The extremes of violence and violation we survived turned us into hunted animals. But we were strong enough to claw for life.


S* and I realised that neither of us can piece together our stories in a linear way. We don’t have the luxury. Our fractured memories have made our minds into a puzzle, there are pieces missing, pieces that don’t fit.


 A* was diagnosed with a severe anxiety disorder after she passed out the day her boyfriend proposed to her. He had crept up behind her and put his hands on her eyes to give her a ring. She stopped breathing before she passed out. In her early thirties she is in CBT that helps her explain the anxiety after abuse that occurred nearly twenty-one years ago.

A man took her to the neighbourhood park and put his hands over her eyes as he made her fondle him.

“I was made to give him blowjobs.”

After Abuse

There are so many untold stories. The solid walls, coloured and fixed every time a fractured memory starts to come up for air, die out because the rooms are perfectly cemented. What is beginning to chip away, however, is the silence; the language that was missing is slowly coming together. It is basic in its expression, almost childlike. What adds nuance is the ability to express emotions. And there is a vast spectrum of anger, grief, acceptance and, even, humour about abuse! What takes away from the purity of this language is the stage whispers. They were hushed once, now they have a theatrical quality.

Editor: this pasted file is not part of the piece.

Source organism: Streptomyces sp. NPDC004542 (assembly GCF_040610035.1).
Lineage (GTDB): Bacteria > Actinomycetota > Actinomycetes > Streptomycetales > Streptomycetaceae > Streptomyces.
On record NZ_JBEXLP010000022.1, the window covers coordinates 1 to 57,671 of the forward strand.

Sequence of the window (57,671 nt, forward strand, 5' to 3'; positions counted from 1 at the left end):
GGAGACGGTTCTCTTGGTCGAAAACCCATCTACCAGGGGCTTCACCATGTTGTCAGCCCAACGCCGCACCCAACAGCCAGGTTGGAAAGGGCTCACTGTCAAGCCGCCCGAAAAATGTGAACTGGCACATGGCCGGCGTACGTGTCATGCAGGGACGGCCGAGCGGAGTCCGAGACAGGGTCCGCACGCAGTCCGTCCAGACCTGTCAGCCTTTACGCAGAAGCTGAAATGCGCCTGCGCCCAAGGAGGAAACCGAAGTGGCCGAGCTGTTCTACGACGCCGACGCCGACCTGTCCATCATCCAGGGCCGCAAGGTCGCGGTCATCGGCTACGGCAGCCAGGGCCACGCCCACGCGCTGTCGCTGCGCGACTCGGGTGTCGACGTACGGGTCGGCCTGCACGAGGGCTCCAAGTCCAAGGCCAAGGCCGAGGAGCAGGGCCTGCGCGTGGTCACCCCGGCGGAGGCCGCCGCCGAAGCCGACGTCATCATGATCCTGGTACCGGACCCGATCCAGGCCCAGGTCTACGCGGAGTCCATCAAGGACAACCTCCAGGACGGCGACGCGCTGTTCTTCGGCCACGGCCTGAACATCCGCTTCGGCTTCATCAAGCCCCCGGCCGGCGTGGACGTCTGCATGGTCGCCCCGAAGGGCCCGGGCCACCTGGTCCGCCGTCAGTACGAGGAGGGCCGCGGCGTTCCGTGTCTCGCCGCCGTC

I hope my story will help clear the murky darkness of what remains unsaid and silence the noise heard after abuse.

Amna Iqbal works as a Visual Journalist at The Express Tribune in Karachi, Pakistan. As she tried to do away with labels of class, sects, religion and gender, she has landed in an undefined space where she is making her way around falling off severe hand-me-down templates of dos and don’t s. Her work today encompasses her creative practice as a designer, writer, a journalist and a woman in a state of constant discomfort. Find out more on her website Off The Grid or follow: @amna_iqb.